The Law on Homelessness Paperback – 13 Mar 1997
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From the Author
An analysis of the law affecting homeless people
This book is dedicated to a 16-year old girl I found huddled in a sleeping bag on Little Argyll Street in Londons West End. She had been abused, dropped out of a school for the educationally-challenged, became addicted to heroin, then dependent on methadone and strong lager, and raped. For all the Channel 4 documentaries, for all the magazine exposes, for all the copies of the Big Issue you buy on the street, nothing can bring home the misery of homelessness like opening yourself up to people who are living it.
"The Law on Homelessness" is partly about people like her. However, it is more generally concerned with the 122,660 households accepted as homeless by local authorities in 1994. The tens of thousands of families living in uninhabitable accommodation. The book is written for lawyers and advisors - but the subject matter concerns ordinary citizens and is, lamentably, all around us. So, the homeless people covered by this book are not simply those living in cardboard boxes on our main streets, eating scraps of other peoples take-away dinners. It is about thousands of families living in appalling poverty in substandard housing in Britain in the 1990s.
While homelessness is about the contentious area of poverty, it is also one of the most frequently litigated areas of housing law. Importantly, for many legal advisors reading this book, it will deal with those clients who want to leave their current accommodation to be housed by local authorities; with those seeking to structure the break-up of a relationship; with those who are either elderly or teen-aged seeking shelter from their vulnerabilities; and for the care-in-the-community patients coping with a strange and frightening world. Understanding the statutory and common law rules on homelessness in this regard are vital to their life-choices at these critical times.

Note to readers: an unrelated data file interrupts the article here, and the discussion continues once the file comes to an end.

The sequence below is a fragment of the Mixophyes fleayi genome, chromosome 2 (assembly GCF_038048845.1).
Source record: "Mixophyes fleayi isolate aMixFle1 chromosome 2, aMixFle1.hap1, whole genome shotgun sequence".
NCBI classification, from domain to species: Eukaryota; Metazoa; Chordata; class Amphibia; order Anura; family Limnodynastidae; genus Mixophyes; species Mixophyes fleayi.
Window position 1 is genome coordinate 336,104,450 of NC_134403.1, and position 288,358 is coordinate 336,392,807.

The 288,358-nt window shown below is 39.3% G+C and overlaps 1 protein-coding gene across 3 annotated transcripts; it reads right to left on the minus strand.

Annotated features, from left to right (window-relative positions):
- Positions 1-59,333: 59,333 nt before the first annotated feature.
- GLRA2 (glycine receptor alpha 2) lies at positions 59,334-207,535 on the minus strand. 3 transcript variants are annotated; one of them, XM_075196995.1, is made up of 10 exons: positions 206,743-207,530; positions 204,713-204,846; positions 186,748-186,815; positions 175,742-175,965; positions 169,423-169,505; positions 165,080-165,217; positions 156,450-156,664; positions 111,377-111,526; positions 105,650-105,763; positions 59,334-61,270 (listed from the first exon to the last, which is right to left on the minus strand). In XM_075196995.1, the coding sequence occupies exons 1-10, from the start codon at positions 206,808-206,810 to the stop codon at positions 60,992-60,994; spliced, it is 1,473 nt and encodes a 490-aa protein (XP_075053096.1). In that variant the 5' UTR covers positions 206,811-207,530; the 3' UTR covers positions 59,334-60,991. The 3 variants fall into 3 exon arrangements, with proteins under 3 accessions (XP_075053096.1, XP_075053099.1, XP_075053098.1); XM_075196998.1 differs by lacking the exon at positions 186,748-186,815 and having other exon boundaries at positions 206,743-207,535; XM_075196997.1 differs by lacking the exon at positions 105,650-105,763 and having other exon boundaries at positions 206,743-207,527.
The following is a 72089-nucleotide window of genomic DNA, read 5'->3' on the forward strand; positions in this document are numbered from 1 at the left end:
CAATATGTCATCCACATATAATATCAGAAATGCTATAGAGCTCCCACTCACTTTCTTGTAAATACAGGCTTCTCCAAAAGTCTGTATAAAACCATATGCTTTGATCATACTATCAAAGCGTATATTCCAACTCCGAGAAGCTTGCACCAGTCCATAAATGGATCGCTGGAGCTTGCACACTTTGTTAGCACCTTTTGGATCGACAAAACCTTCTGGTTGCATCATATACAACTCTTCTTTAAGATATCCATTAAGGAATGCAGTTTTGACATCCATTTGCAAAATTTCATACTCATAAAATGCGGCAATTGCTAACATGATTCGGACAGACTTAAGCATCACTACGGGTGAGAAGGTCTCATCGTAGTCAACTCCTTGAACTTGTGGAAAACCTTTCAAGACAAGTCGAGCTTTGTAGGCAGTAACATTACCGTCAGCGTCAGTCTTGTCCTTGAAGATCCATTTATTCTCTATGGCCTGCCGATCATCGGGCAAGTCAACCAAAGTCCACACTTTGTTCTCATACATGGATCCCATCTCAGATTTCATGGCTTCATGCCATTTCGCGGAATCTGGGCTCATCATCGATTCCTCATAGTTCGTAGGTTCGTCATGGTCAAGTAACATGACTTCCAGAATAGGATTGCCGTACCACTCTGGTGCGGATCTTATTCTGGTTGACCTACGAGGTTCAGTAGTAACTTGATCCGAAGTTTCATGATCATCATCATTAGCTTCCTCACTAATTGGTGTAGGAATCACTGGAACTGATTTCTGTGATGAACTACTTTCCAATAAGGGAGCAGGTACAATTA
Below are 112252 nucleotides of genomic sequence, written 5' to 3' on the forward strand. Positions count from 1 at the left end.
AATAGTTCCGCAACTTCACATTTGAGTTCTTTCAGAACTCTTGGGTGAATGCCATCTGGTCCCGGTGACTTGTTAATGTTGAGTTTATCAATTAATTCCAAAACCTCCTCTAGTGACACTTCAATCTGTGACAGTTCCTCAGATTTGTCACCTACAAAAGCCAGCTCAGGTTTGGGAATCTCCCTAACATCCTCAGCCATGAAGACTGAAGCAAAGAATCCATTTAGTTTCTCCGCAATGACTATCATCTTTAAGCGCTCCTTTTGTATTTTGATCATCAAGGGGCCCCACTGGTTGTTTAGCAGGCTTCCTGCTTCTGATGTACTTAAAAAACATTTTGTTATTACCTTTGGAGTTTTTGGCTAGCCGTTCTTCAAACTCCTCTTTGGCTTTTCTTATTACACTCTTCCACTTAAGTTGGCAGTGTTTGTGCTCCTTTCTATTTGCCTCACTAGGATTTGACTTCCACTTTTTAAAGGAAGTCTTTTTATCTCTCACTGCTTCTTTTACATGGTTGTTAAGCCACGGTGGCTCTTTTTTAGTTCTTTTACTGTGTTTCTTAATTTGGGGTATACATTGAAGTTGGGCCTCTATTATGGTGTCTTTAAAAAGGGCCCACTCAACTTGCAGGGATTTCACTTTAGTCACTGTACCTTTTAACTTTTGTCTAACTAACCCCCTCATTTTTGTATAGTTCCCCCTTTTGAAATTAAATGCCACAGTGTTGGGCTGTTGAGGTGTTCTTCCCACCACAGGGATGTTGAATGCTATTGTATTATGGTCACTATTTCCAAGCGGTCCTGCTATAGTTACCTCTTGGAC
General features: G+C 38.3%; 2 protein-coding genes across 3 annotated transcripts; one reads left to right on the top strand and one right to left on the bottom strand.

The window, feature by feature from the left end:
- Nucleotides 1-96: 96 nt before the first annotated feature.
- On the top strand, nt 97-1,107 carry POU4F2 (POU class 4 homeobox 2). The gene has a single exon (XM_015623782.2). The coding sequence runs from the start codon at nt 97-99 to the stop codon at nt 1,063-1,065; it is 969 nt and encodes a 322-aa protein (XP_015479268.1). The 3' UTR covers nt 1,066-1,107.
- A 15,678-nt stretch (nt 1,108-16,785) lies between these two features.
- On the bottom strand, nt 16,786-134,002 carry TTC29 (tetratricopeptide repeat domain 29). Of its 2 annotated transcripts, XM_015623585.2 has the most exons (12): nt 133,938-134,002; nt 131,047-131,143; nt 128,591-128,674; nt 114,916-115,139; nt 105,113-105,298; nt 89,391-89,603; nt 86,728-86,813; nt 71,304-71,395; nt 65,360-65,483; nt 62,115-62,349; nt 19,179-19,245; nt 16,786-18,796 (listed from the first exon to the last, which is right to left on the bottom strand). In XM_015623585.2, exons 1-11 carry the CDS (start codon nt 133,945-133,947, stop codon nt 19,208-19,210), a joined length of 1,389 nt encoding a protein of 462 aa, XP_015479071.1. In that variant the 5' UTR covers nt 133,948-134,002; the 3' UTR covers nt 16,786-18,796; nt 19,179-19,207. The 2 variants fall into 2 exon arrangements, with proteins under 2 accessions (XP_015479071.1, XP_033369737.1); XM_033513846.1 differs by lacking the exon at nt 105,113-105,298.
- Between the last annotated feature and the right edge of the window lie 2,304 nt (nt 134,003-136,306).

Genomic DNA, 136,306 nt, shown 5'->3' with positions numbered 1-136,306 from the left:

The structure of the book is as follows. The introduction considers the scale of homelessness in the English law jurisdiction and takes an historical view of the law dealing with homeless people since medieval times. The central thesis of this discussion is that attitudes to the indigent poor which were present in the Middle Ages, Victorian England and the Depression of the 1930s, are still identifiable in the common law of the 1990s.
The first substantive law section sets out to explain in outline the structure of Part VII of the Housing Act 1996 and the new Code of Guidance dealing with the law affecting homeless people. The next group of chapters considers procedural issues like making applications to local authorities, the right to notification of decisions and the means of challenging those decisions. The bulk of the text then considers in detail the statutory tests for deciding whether or not a person is homeless and then whether such a person is entitled to be accommodated permanently or temporarily by a local authority.
The last few chapters aim to complete the consideration of the law as it affects homeless people by considering the related issues of criminal sanctions against squatters and travellers; the civil law on adverse possession of land; and the means by which vacant possession of land is recovered from occupants. The central purpose, then, is to provide a survey of all of the law which affects people becoming homeless, people once they are homeless, and people seeking to be re-housed.
The approach I have taken with the new statutory provisions in the Housing Act 1996 is that much of the old caselaw will still be of some effect in interpreting the new statutory material. Therefore, the old caselaw is considered in detail, together with discussions of important new decisions like Awua, Begum, Ben-al-Mabrouk and Mansoor. However, the aim of this book is to go beyond the simple housing legislation and to deal with the full range of law dealing with homeless people. Therefore, there is some analysis of the relevant criminal law and an introduction to the law on adverse possession of land. All mistakes, omissions and infelicities of expression are entirely the fault of the author. The law is, to the best of my knowledge, correct as at January 1997.
In a civilised, mature democracy we can have little claim to success or communal self-worth while we allow hundreds of people to sleep on the pavements of our cities, thousands of families to live in uninhabitable conditions, and tens of thousands of children to grow up in excruciating poverty. It is often easy to reduce this blight to polemic or to economics, what is difficult is to accept it as an all-too-common human crisis lived out daily in our country. This is not a polemical text but its author does have a strongly-held belief that among our priorities as a society must be the restoration of some dignity and hope to those who suffer at the breaking-wheel of housing poverty.
There are many people who deserve my thanks in the preparation of this book. I am particularly grateful to those at my publishers who have supported me from the start with kind words and kind deeds. I also wish to express a debt of thanks to those working in the area who have allowed me a little closer to the work they do: in particular the people on the Big Issue who first blooded me in this field. My family have been, as ever, an inestimable support simply by being there and listening to me. But most of all, I would like to thank those homeless people who have shared a little of their lives with me on our mean streets. I thank them for connecting in me the prose in this subject with the passion in us all.